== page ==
Degree Name

Master of Science (MS)

Semester of Degree Completion

2017

Thesis Director

Richard L. Roberts

Abstract

Utilizing qualitative methodology, participants' perceptions were examined to better understand Resident Assistants' expectations of their role and how those relate to their motivations and demotivations to return to their position. Through conducting one-on-one semi-structured interviews with six Resident Assistants, it was found that community development, staff dynamic, and learned skills were perceived as motivations to return, while work/life balance, staff dynamic, and awareness of role were perceived as demotivations. It was also found that overstimulation during training, role conflict, need for personal/professional growth, need for purpose, and practicality of position were perceived expectations of the Resident Assistant role. Recommendations for Student Affairs Professionals were provided to gain insight into the Resident Assistant position through the lived experienced and first-hand perceptions of the participants; as well as to help increase motivations and decrease demotivations.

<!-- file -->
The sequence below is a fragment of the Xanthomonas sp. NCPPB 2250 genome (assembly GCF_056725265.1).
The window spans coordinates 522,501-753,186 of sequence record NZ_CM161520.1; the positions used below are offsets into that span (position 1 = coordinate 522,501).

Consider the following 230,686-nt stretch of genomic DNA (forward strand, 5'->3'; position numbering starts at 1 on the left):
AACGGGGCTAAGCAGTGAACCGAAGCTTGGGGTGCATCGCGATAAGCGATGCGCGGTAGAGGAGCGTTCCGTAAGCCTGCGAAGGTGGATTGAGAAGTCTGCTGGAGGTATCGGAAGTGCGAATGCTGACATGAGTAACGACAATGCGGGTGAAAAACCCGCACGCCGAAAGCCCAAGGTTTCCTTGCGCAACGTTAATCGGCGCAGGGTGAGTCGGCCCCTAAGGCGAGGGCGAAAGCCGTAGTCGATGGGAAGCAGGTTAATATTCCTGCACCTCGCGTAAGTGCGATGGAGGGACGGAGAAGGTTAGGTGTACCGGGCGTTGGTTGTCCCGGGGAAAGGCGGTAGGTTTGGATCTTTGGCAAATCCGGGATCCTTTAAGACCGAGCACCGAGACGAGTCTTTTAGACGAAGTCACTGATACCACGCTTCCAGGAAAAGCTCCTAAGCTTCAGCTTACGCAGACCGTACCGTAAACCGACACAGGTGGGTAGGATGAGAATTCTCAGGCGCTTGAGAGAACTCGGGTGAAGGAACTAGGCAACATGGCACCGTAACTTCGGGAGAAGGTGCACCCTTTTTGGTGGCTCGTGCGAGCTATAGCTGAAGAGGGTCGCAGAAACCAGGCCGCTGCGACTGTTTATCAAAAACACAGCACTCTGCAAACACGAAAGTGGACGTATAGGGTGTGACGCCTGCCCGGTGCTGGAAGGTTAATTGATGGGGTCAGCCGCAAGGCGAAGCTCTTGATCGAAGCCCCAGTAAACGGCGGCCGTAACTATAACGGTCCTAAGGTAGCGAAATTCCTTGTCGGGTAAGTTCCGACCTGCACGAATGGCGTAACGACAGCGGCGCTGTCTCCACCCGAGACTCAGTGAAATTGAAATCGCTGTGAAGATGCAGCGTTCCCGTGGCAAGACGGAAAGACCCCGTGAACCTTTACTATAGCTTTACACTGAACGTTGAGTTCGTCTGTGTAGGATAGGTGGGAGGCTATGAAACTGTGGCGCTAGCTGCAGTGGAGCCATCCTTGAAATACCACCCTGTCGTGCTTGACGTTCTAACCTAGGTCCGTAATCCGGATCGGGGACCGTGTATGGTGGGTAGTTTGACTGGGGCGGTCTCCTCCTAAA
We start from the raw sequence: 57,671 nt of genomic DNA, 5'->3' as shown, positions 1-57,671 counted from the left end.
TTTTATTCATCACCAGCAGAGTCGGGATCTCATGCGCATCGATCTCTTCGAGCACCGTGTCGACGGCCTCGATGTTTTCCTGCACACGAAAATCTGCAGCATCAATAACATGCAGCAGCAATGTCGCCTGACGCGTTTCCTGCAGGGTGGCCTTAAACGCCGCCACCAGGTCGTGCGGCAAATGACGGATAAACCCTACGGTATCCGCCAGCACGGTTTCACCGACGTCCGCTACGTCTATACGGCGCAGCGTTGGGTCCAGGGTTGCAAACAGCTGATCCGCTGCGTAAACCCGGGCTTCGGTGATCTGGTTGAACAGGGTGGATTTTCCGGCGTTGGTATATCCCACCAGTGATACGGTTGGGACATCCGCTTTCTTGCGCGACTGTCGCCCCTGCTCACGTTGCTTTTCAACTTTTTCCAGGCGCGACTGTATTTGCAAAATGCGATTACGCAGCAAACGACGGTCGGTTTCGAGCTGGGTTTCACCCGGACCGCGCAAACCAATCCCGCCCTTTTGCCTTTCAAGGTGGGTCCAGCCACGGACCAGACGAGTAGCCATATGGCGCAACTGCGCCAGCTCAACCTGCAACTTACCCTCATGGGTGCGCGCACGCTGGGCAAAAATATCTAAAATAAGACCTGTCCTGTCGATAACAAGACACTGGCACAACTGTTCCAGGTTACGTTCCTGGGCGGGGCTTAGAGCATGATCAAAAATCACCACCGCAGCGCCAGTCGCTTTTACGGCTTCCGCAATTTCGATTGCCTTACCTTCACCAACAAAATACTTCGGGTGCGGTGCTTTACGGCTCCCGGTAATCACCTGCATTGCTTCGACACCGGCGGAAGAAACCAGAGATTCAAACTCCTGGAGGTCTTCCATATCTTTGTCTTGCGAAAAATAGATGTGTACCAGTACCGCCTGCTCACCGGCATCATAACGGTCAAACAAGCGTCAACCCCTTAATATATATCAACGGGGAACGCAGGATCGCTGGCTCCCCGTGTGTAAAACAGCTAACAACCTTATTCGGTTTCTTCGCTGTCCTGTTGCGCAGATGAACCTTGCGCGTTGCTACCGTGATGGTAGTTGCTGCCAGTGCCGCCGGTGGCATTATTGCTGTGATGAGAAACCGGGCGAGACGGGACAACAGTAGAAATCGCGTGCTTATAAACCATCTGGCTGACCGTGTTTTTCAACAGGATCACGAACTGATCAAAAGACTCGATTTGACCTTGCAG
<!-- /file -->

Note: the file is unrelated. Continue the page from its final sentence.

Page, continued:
Graduate Program

Counseling and Student Development

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